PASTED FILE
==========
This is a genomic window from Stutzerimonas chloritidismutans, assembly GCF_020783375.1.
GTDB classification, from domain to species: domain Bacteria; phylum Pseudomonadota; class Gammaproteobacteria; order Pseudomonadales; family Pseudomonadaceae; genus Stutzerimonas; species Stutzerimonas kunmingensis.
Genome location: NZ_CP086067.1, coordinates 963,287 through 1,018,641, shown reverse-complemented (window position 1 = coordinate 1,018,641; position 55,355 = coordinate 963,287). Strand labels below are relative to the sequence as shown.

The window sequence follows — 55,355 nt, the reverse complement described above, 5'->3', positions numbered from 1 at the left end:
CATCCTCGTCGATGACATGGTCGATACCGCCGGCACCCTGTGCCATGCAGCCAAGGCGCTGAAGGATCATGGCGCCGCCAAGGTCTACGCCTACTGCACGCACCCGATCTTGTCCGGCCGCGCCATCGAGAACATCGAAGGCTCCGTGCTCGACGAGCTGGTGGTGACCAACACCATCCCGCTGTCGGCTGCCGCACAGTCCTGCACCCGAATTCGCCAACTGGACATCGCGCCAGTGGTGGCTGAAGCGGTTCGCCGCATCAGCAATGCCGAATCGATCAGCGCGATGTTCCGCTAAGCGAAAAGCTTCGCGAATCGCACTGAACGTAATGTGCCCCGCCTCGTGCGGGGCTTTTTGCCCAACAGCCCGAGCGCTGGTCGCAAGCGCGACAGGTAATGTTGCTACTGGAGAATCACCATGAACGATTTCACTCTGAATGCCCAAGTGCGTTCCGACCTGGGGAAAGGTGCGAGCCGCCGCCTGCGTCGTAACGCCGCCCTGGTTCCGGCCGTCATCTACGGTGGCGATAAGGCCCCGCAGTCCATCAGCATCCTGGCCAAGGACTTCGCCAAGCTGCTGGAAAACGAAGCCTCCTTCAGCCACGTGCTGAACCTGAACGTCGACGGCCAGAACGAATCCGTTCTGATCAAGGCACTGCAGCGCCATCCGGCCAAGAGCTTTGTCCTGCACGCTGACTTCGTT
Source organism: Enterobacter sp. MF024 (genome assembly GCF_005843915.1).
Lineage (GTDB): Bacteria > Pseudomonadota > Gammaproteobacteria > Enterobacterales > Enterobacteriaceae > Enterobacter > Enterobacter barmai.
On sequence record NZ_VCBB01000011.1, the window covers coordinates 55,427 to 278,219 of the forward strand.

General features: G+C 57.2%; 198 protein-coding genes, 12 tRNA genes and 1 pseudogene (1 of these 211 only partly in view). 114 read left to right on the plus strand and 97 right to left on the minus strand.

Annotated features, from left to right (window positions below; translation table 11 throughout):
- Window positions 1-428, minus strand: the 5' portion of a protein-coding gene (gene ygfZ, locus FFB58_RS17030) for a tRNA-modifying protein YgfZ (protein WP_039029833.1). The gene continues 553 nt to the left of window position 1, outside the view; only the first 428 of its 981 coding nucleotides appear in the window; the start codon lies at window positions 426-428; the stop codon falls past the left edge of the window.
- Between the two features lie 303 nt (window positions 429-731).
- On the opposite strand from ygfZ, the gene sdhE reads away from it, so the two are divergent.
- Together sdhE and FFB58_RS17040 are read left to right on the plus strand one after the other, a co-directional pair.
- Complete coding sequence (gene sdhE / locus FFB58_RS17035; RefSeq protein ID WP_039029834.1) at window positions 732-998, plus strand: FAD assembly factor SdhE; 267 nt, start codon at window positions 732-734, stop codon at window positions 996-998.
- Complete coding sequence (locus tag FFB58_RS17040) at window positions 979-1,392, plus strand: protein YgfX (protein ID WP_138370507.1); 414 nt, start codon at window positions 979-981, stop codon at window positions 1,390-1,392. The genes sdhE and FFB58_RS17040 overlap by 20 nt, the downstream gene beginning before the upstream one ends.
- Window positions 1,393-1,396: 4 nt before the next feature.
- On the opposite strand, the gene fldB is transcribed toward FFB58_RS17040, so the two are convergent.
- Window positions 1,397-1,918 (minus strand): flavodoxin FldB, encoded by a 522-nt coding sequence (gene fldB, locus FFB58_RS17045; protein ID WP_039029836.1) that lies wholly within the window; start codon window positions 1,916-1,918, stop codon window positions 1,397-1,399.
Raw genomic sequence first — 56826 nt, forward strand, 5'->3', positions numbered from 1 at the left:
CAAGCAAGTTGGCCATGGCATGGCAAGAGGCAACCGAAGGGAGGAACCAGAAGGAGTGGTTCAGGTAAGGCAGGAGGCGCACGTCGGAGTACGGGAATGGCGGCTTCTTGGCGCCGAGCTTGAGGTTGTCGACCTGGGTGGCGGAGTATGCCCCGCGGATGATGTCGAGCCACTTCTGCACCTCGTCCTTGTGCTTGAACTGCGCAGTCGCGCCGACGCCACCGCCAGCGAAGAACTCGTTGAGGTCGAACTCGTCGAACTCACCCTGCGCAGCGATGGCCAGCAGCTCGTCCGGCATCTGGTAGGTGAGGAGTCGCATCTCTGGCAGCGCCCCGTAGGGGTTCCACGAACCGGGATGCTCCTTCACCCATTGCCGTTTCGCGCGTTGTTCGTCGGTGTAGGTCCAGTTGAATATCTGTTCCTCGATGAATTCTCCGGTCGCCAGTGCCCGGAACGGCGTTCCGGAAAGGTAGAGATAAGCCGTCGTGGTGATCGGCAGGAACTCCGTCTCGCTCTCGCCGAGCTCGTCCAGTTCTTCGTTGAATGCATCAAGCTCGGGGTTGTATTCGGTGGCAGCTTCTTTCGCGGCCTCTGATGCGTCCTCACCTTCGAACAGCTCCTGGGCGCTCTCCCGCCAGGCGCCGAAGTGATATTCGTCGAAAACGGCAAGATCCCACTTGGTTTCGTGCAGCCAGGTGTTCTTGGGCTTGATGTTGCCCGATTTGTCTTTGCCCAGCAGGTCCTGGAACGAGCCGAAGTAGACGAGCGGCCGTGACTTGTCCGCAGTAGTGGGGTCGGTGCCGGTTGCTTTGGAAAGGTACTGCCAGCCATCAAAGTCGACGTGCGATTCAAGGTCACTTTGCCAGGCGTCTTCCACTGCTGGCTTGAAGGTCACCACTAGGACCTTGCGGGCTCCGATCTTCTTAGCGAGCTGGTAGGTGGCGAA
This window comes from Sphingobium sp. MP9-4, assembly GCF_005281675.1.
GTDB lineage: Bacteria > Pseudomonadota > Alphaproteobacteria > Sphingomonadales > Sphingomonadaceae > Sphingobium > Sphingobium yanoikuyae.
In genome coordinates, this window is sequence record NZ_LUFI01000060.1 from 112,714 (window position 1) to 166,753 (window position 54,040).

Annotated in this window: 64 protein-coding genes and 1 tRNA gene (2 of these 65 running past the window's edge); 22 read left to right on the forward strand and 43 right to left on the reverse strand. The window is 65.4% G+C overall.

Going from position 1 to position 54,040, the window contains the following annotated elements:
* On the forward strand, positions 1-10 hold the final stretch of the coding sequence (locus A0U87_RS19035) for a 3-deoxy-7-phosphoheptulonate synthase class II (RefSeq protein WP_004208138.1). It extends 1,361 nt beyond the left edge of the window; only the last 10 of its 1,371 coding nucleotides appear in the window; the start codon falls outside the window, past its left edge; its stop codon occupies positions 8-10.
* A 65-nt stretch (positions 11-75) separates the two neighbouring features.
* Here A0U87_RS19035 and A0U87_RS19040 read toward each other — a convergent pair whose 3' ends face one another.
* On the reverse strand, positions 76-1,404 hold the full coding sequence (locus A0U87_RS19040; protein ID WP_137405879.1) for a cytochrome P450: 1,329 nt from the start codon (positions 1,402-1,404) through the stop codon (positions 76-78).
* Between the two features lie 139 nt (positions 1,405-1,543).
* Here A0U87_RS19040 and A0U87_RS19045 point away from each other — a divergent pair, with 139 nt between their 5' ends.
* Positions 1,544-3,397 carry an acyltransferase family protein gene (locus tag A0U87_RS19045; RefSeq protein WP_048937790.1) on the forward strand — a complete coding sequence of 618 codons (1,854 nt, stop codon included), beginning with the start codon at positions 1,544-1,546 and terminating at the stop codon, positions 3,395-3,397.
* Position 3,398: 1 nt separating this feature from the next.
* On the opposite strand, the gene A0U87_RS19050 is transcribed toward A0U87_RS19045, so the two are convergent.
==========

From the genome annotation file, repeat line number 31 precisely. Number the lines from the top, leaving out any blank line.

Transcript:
* Between the two features lie 139 nt (positions 1,405-1,543).